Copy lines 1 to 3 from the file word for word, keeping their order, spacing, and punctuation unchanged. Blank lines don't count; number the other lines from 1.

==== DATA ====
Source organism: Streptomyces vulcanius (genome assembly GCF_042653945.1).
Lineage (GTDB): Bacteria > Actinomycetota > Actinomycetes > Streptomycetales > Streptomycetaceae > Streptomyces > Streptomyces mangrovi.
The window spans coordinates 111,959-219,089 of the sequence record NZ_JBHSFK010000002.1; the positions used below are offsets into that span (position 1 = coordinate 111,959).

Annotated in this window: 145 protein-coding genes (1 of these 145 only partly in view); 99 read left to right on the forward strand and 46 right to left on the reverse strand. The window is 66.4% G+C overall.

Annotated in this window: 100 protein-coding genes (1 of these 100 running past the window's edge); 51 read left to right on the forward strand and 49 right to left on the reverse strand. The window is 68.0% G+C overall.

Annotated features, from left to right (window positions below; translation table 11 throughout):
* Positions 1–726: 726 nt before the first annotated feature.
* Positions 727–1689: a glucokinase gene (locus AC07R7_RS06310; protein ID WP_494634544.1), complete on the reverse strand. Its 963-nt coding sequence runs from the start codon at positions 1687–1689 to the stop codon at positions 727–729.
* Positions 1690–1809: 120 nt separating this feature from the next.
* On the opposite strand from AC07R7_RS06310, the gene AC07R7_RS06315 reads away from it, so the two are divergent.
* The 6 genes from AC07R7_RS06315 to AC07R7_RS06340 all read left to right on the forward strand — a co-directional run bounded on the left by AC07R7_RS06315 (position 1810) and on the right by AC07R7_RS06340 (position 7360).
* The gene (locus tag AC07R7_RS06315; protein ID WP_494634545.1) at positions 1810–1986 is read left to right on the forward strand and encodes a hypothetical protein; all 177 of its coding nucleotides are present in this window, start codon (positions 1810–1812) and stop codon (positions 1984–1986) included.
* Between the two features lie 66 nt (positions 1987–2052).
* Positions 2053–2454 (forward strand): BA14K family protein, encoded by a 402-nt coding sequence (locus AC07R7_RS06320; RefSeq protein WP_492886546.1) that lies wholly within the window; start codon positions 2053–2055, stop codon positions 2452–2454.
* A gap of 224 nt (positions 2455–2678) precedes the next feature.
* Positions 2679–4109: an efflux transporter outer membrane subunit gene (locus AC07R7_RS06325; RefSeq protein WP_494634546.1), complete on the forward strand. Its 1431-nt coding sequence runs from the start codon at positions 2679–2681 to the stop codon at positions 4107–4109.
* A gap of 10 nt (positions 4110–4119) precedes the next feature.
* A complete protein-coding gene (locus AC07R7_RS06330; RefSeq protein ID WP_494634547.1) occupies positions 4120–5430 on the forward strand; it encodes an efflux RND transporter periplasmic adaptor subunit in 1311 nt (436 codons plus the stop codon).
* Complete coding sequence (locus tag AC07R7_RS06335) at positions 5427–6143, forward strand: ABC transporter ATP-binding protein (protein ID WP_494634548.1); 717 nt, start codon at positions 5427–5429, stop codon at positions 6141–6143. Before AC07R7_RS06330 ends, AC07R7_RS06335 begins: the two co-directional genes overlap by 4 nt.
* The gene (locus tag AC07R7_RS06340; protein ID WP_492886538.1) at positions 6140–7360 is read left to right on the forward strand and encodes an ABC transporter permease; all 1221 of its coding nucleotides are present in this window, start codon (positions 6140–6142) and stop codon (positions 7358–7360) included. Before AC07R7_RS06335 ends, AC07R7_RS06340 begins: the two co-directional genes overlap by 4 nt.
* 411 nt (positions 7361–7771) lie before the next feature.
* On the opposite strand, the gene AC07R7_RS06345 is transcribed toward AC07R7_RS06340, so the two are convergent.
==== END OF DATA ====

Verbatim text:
Source organism: Streptomyces vulcanius (genome assembly GCF_042653945.1).
Lineage (GTDB): Bacteria > Actinomycetota > Actinomycetes > Streptomycetales > Streptomycetaceae > Streptomyces > Streptomyces mangrovi.
The window spans coordinates 111,959-219,089 of the sequence record NZ_JBHSFK010000002.1; the positions used below are offsets into that span (position 1 = coordinate 111,959).